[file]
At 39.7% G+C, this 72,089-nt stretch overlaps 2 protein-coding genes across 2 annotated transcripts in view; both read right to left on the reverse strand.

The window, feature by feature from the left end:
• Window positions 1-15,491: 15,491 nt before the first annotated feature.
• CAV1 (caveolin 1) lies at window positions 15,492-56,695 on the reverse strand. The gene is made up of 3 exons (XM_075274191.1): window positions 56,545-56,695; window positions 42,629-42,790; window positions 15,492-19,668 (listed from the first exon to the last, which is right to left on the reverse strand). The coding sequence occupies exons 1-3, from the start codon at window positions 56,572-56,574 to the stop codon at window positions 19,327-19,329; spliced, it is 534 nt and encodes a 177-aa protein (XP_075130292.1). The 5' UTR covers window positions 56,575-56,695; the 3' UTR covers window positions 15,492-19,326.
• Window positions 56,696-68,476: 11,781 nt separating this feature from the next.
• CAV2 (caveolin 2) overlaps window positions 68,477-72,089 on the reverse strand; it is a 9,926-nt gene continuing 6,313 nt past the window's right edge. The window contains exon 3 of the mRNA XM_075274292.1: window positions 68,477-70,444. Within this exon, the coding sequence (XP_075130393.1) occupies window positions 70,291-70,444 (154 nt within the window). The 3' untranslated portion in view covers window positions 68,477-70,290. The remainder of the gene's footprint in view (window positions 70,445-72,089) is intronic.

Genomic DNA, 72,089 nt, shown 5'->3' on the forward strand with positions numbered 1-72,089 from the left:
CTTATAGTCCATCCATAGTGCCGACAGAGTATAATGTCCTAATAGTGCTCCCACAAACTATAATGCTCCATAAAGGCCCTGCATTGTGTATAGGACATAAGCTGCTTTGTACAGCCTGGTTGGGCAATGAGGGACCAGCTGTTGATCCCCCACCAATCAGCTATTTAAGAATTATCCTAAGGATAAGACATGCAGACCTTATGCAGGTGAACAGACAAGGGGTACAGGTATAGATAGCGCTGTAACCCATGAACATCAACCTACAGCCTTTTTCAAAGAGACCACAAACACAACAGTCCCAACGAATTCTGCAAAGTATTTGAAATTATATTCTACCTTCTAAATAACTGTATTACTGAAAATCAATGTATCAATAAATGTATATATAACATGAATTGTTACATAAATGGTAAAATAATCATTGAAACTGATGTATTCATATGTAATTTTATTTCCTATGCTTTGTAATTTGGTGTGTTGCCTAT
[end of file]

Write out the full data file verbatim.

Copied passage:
At 39.7% G+C, this 72,089-nt stretch overlaps 2 protein-coding genes across 2 annotated transcripts in view; both read right to left on the reverse strand.

The window, feature by feature from the left end:
• Window positions 1-15,491: 15,491 nt before the first annotated feature.
• CAV1 (caveolin 1) lies at window positions 15,492-56,695 on the reverse strand. The gene is made up of 3 exons (XM_075274191.1): window positions 56,545-56,695; window positions 42,629-42,790; window positions 15,492-19,668 (listed from the first exon to the last, which is right to left on the reverse strand). The coding sequence occupies exons 1-3, from the start codon at window positions 56,572-56,574 to the stop codon at window positions 19,327-19,329; spliced, it is 534 nt and encodes a 177-aa protein (XP_075130292.1). The 5' UTR covers window positions 56,575-56,695; the 3' UTR covers window positions 15,492-19,326.
• Window positions 56,696-68,476: 11,781 nt separating this feature from the next.
• CAV2 (caveolin 2) overlaps window positions 68,477-72,089 on the reverse strand; it is a 9,926-nt gene continuing 6,313 nt past the window's right edge. The window contains exon 3 of the mRNA XM_075274292.1: window positions 68,477-70,444. Within this exon, the coding sequence (XP_075130393.1) occupies window positions 70,291-70,444 (154 nt within the window). The 3' untranslated portion in view covers window positions 68,477-70,290. The remainder of the gene's footprint in view (window positions 70,445-72,089) is intronic.

Genomic DNA, 72,089 nt, shown 5'->3' on the forward strand with positions numbered 1-72,089 from the left:
CTTATAGTCCATCCATAGTGCCGACAGAGTATAATGTCCTAATAGTGCTCCCACAAACTATAATGCTCCATAAAGGCCCTGCATTGTGTATAGGACATAAGCTGCTTTGTACAGCCTGGTTGGGCAATGAGGGACCAGCTGTTGATCCCCCACCAATCAGCTATTTAAGAATTATCCTAAGGATAAGACATGCAGACCTTATGCAGGTGAACAGACAAGGGGTACAGGTATAGATAGCGCTGTAACCCATGAACATCAACCTACAGCCTTTTTCAAAGAGACCACAAACACAACAGTCCCAACGAATTCTGCAAAGTATTTGAAATTATATTCTACCTTCTAAATAACTGTATTACTGAAAATCAATGTATCAATAAATGTATATATAACATGAATTGTTACATAAATGGTAAAATAATCATTGAAACTGATGTATTCATATGTAATTTTATTTCCTATGCTTTGTAATTTGGTGTGTTGCCTAT